Podcast The Good Stuff features interviews with changemakers, entrepreneurs, scientists, and folks just like you who are growing Solutions in their communities. Listen Teaching Tools Whether you’re a teacher, a faith leader, or just somebody who is interested in learning more about how we make, use, and throw away Stuff, we offer a diverse set of curricula and resources for all ages. Learn Blog Our latest take on what’s happening in the world of Stuff -- what’s good, what’s not so good, and what people just like you are doing to grow Solutions in their communities. read
Academic Earth believes everyone deserves access to a world-class education, which is why we continue to offer a comprehensive collection of free online college courses from the world's top universities. And now, we take learning outside the classroom with our original series of thought-provoking videos, designed to spark your intellectual curiosity and start a conversation. Watch, learn, share, debate. After all, only through questioning the world around us, can we come to better understand it.
Crisis of Capitalism
The Economics of Enough The financial crisis and concerns about environmental sustainability have led to some to conclude that economies should no longer strive for growth. Diane Coyle, FRSA and author of The Economics of Enough, argues this conclusion is misplaced. The economy faces several kinds of problem, each of which seems depressingly intractable. They include climate change, the government debt and aftermath of the financial crisis, and social inequality for starters. Taking them together, the challenge of devising economic policies can look daunting. So it is not surprising that simple solutions look appealing.
The Internet in Society: Empowering and Censoring Citizen?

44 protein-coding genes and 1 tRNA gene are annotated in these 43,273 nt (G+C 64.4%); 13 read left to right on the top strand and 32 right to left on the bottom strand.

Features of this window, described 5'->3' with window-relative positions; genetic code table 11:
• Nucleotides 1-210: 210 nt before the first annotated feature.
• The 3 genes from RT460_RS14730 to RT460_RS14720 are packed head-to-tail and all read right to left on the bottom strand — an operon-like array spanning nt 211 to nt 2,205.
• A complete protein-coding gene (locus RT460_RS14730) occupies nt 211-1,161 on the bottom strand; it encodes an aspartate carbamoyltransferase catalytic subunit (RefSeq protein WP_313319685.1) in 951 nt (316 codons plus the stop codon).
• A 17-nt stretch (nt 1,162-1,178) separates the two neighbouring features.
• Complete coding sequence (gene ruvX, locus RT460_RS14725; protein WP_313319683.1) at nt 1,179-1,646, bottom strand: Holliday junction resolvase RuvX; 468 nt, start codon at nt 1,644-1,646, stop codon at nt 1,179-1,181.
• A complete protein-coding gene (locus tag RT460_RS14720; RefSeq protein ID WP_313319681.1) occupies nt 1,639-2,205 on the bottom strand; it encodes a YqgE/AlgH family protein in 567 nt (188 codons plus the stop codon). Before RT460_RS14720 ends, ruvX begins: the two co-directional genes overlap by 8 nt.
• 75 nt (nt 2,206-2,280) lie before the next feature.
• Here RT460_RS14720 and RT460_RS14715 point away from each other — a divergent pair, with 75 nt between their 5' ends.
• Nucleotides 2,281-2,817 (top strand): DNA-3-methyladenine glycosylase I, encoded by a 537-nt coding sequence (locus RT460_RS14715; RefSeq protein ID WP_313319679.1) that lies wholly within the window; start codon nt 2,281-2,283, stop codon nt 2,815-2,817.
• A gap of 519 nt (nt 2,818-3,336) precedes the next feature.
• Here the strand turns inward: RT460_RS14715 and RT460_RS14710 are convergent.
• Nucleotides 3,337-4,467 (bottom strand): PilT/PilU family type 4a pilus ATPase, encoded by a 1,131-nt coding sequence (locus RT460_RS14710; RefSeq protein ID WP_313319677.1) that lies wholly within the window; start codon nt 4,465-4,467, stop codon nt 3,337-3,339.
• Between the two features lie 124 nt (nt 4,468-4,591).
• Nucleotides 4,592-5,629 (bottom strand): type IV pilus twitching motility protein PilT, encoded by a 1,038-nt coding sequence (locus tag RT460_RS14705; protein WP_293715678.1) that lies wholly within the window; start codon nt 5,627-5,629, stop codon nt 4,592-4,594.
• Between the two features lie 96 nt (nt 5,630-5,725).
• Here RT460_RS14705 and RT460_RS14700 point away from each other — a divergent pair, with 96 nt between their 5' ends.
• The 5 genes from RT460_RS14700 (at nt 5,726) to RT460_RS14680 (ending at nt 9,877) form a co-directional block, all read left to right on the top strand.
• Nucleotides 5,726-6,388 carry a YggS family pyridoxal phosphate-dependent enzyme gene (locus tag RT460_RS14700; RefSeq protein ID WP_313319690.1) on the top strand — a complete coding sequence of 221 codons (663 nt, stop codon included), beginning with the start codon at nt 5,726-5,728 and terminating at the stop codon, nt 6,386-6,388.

Can Free Schools Work? The challenges that face free schools can be overcome by learning from experiences elsewhere argue Loic Menzies FRSA and Laura McInerney. They set out the six predictable failures of free schools and how to avoid some of them. In Beyond Beveridge, the Commission on 2020 Public Services based at the RSA outlined three shifts in public services that were needed: first, a shift in culture, from social security to social productivity; second in power, from the centre to citizens and, finally, a shift reconnecting financing with the purposes of public services. The government’s flagship policy of Free Schools might seem an exemplification of these principles.
RSA Projects When was the last time you read a good literary book? Or recommended one? Though a staple for some, reading a good novel increasingly feels like a luxury not all of us can afford in the midst of busy schedules and digital distraction. Additionally, in a time where literary novel sales are declining and libraries are closing, it’s clear that our appreciation for the literary masterpiece is waning. It also seems as if children are beginning to mirror our increasing disengagement with literature; according to the National Literary Trust, only 40% of children aged 8-16 read daily in 2005, a figure which dropped to 30% in 2011 and by a further 2% in 2012.
Melinda Gates and Bill Gates Why giving away our wealth has been the most satisfying thing we've done In 1993, Bill and Melinda Gates—then engaged—took a walk on a beach in Zanzibar, and made a bold decision on how they would make sure that their wealth from Microsoft went back into society. In a conversation with Chris Anderson, the couple talks about their work at the Bill & Melinda Gates Foundation, as well as about their marriage, their children, their failures and the satisfaction of giving most of their wealth away.
A Greener Future? 123 Talks The environmental debate has traditionally been characterized as a conflict between economic progress and preservatio... Africa: The Next Chapter 60 Talks In June 2007, TED held its first conference in Africa, titled "Africa: The Next Chapter." Thought leaders from across... Animals That Amaze 73 Talks What do animals have to do with technology, entertainment, design and the world of ideas?
Chimamanda Adichie: O perigo da história única